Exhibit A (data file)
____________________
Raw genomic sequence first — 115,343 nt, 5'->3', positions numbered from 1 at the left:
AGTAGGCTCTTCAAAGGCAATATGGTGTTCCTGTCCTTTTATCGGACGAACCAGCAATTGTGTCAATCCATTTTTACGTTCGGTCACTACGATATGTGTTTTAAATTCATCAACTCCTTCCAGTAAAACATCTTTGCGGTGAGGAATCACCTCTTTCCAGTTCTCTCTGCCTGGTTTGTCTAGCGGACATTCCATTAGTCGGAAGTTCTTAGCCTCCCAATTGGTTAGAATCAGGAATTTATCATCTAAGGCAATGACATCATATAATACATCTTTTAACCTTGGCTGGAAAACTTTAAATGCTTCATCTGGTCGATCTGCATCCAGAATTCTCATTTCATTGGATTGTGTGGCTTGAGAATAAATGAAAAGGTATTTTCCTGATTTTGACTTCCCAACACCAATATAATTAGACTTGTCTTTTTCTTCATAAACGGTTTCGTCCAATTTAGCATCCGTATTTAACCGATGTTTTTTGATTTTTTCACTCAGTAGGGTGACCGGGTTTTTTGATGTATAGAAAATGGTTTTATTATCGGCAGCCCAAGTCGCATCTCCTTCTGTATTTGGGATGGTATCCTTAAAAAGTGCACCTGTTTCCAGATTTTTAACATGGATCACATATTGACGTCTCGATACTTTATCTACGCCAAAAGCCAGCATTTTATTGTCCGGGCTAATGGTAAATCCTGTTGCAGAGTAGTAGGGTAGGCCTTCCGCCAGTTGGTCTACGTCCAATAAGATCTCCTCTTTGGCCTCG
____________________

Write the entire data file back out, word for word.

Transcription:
Raw genomic sequence first — 115,343 nt, 5'->3', positions numbered from 1 at the left:
AGTAGGCTCTTCAAAGGCAATATGGTGTTCCTGTCCTTTTATCGGACGAACCAGCAATTGTGTCAATCCATTTTTACGTTCGGTCACTACGATATGTGTTTTAAATTCATCAACTCCTTCCAGTAAAACATCTTTGCGGTGAGGAATCACCTCTTTCCAGTTCTCTCTGCCTGGTTTGTCTAGCGGACATTCCATTAGTCGGAAGTTCTTAGCCTCCCAATTGGTTAGAATCAGGAATTTATCATCTAAGGCAATGACATCATATAATACATCTTTTAACCTTGGCTGGAAAACTTTAAATGCTTCATCTGGTCGATCTGCATCCAGAATTCTCATTTCATTGGATTGTGTGGCTTGAGAATAAATGAAAAGGTATTTTCCTGATTTTGACTTCCCAACACCAATATAATTAGACTTGTCTTTTTCTTCATAAACGGTTTCGTCCAATTTAGCATCCGTATTTAACCGATGTTTTTTGATTTTTTCACTCAGTAGGGTGACCGGGTTTTTTGATGTATAGAAAATGGTTTTATTATCGGCAGCCCAAGTCGCATCTCCTTCTGTATTTGGGATGGTATCCTTAAAAAGTGCACCTGTTTCCAGATTTTTAACATGGATCACATATTGACGTCTCGATACTTTATCTACGCCAAAAGCCAGCATTTTATTGTCCGGGCTAATGGTAAATCCTGTTGCAGAGTAGTAGGGTAGGCCTTCCGCCAGTTGGTCTACGTCCAATAAGATCTCCTCTTTGGCCTCG